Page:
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Chapter 14: Virus and Content Filtering Computer and Network Security Content filtering is a process of removing unwanted, objectionable, and harmful content before it enters the user network or the user PC.

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chapter 14 virus and content filtering

Chapter 14: Virus and Content Filtering

Computer and Network Security

slide2
Content filtering is a process of removing unwanted, objectionable, and harmful content before it enters the user network or the user PC.
  • The filtering process can be located in several locations including on a user’s PC, on a server within an organization, as a service provided by an ISP, or by means of a third party site which provides the basis of a closed community

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scanning filtering and blocking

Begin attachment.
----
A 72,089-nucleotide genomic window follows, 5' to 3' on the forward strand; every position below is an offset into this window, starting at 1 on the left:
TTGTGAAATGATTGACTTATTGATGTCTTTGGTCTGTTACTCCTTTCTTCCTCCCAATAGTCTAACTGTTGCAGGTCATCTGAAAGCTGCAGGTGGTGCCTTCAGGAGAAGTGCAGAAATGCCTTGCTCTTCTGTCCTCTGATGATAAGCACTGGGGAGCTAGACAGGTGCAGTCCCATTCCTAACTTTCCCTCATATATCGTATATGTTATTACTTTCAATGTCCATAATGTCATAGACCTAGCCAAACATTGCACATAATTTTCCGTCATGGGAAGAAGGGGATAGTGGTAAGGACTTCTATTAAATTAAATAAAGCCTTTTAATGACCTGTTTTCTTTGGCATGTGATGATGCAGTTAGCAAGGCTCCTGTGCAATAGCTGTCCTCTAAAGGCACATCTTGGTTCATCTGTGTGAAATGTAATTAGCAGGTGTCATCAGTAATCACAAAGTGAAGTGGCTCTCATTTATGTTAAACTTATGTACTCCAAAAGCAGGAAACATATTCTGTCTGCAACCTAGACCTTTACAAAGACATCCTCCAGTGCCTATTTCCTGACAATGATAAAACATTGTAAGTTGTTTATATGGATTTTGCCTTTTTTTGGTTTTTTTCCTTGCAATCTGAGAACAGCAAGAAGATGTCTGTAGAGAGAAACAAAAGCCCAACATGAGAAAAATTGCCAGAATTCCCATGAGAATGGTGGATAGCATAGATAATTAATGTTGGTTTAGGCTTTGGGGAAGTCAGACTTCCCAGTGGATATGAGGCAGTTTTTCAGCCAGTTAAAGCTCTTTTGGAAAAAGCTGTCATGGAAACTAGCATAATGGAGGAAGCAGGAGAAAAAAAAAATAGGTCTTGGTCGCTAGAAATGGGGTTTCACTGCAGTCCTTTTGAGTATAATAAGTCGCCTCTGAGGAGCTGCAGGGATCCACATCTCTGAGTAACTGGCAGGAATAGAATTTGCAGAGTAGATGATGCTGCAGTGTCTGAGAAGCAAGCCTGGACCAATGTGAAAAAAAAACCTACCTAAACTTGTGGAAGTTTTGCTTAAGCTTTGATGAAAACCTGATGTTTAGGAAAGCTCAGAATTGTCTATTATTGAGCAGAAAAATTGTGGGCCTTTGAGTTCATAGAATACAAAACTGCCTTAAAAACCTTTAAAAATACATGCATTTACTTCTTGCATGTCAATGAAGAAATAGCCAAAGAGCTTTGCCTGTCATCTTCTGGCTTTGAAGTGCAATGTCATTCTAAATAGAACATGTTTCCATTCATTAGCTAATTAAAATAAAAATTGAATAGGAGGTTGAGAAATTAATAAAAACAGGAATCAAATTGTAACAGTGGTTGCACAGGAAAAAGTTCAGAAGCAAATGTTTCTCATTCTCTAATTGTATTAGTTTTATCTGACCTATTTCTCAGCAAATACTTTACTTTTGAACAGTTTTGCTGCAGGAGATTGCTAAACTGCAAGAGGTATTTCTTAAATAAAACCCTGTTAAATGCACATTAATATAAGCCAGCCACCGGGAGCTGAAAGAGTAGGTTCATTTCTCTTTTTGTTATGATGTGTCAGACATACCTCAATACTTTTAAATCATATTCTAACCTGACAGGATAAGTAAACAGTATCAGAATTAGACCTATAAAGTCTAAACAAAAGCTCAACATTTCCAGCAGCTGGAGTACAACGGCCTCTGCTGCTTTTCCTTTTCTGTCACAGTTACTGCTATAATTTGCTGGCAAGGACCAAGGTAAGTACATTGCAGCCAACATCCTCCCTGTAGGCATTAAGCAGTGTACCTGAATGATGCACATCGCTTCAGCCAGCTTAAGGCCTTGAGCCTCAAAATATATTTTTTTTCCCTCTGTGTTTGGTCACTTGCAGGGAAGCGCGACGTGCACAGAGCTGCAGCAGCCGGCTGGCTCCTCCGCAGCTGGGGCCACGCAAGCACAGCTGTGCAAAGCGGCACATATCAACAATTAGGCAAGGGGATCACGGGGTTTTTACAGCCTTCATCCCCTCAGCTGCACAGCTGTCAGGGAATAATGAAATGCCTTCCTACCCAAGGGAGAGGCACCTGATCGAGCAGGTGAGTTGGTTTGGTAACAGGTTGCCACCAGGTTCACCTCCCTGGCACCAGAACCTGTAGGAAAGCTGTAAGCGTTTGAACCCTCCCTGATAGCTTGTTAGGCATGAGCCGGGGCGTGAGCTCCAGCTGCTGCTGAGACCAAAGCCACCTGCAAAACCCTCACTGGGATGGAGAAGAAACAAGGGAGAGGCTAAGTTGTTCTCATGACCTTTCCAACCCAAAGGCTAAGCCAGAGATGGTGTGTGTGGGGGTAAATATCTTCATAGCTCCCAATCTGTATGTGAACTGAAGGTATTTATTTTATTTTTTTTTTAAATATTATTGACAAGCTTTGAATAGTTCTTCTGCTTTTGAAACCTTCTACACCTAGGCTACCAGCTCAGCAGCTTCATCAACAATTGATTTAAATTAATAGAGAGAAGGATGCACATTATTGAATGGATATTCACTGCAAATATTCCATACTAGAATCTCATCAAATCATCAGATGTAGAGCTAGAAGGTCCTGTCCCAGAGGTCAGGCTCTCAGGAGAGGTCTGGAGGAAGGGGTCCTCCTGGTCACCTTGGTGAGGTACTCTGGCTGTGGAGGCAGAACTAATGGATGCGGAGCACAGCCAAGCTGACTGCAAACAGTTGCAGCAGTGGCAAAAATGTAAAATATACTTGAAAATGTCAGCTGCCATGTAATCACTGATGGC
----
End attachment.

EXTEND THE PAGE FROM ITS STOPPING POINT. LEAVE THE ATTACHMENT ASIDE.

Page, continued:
Scanning, Filtering and Blocking
  • Scanning is a systematic process of sweeping through a collection of data looking for a specific pattern. In a network environment, the scanning process may involve a program the sweeps through thousands of IP addresses looking a particular IP address string or a string that represents a vulnerability or a string that represents a vulnerable port number.
  • Filtering is a process of using a computer program to stop an Internet browser on a computer from being able to load certain web pages based upon predetermined criteria like IP addresses. 
  • Blocking is a process of preventing certain types of information from being viewed on a computer's screen or stored on a computer’s disk.

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slide4
Content Scanning
    • scanning is very important in content filtering.
    • There are two forms of scanning: pattern-based and heuristic scanning.
      • 14.2.1.1 Pattern-based scanning
      • In pattern-based scanning all content coming into or leaving the network, an ISP gateway, or user PC is scanned and checked against a list of patterns, or definitions, supplied and kept up to date by the vendor. The technique involves simply comparing the contents, which can be done in several ways. Nearly all anti-virus software packages work this way. This approach can, however, be slow and resource-intensive.
      • 14.2.1.2 Heuristic scanning